It is a disturbing observation that the Sages who should be the leaders in defining and legislating Jewish laws and practices are actually following the people. But it would seem that that is the price which we will have to pay until the formation of a universal Sanhedrin.

2. There is a weekly Shabbat morning prayer knows as “Y-kum Purkan” (“May Salvation Arise”). This prayer was composed in Babylonia in the Aramaic language and is recited on Shabbat mornings immediately after the Torah and prophetic readings. The first paragraph of this prayer directs its plea towards the welfare of the scholars of the Land of Israel and those of Babylonia. Now it must be immediately recognized that there are no more Jews in Babylonia. In fact, there is no longer any such country as Babylonia. Yet, prayers for this ancient and non-existent community go on unabated. There are some who have changed this text from Babylonia to “… those in all the lands of our dispersion.” Others contend that Babylonia may be considered a generic term applying to all countries outside of Israel.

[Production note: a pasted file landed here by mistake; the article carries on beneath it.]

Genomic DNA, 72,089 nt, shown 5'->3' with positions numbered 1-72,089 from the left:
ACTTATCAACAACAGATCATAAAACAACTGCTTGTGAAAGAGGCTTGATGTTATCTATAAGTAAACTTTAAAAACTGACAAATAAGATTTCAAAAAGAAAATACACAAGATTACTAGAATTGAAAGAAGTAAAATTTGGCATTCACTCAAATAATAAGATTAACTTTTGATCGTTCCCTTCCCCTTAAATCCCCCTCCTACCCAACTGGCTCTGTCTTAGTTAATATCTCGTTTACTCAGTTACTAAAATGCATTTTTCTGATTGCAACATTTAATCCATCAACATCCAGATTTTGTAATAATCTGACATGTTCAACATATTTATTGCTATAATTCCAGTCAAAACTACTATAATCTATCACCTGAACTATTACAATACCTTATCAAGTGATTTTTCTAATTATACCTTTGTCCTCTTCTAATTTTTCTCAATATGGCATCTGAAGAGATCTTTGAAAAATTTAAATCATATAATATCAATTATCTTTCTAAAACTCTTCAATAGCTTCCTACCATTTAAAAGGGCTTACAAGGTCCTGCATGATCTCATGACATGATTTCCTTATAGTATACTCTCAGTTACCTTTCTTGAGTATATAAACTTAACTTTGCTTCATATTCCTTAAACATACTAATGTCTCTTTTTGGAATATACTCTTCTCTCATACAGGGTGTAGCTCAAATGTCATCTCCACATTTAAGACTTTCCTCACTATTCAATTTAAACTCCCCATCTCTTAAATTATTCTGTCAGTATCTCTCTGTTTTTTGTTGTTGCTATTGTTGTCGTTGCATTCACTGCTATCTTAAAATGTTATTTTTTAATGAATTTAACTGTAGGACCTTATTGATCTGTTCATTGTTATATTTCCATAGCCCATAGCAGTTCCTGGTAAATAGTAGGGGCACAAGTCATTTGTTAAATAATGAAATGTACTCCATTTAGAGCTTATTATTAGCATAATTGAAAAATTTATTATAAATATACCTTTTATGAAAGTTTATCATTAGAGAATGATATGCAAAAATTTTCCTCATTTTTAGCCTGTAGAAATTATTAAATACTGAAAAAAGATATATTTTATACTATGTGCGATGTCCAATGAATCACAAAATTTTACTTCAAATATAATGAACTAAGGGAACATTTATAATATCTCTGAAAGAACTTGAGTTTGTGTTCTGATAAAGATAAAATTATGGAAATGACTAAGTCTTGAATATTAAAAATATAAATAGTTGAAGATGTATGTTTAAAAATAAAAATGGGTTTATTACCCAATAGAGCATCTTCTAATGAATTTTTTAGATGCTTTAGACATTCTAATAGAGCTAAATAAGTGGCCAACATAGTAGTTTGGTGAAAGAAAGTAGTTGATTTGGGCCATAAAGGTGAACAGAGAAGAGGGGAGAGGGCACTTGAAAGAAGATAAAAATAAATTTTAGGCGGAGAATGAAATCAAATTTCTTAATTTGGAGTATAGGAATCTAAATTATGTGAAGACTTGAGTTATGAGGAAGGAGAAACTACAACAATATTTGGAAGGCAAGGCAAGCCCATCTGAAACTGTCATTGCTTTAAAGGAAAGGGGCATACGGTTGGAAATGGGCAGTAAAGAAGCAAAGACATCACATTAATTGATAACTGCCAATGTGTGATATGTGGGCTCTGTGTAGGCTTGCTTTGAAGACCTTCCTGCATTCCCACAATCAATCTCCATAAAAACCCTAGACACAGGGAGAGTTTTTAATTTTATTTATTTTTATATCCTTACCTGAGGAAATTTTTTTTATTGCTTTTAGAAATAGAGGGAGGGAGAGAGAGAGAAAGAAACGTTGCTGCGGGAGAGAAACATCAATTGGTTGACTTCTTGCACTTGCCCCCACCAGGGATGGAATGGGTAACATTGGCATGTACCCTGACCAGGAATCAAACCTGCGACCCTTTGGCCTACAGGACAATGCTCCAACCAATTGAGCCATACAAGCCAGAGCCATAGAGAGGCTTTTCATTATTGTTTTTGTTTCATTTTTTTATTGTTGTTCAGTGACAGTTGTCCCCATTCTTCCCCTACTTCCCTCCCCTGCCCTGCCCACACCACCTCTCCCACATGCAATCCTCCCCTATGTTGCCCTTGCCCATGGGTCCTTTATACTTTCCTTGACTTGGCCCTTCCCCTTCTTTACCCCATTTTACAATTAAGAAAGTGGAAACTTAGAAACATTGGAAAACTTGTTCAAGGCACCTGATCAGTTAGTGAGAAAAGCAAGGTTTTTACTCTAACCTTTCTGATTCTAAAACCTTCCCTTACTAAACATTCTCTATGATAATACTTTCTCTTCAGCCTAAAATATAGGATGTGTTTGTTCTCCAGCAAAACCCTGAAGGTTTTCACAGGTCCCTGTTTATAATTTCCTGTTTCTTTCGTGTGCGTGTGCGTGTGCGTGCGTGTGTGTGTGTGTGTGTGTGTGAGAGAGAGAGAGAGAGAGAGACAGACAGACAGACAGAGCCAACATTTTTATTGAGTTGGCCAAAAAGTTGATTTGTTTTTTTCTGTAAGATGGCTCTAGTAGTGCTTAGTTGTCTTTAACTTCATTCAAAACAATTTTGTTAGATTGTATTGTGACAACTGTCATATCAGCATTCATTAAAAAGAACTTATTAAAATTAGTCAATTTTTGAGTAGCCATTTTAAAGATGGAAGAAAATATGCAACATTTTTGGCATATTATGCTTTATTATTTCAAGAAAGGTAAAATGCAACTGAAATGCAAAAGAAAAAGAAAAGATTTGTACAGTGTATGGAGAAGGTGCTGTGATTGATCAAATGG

While this is all well and good, one cannot help but wonder why the only word “Babylonia” could not – or should not- be periodically replaced by the names of the countries in which our fellow Jews are in actual need of our prayers. Even though this would be an infinitesimal change, it seems highly unlikely that, based upon our present structure, it would find a unified acceptance.

3. Tisha B-Av, the annual Jewish day of mourning for the destruction of Jerusalem and both Holy Temples, contains a very sad prayer, Nachem (“Console”). Following is the translation of some of the verses from this prayer which calls for our consolation. It describes the condition of Jerusalem.

“… the city that is in mourning, ruined and scorned and desolate… mournful without her children, in ruins without her dwellings, scorned without her glory, and desolate without inhabitants. She sits with covered head like a barren woman who never gave birth.”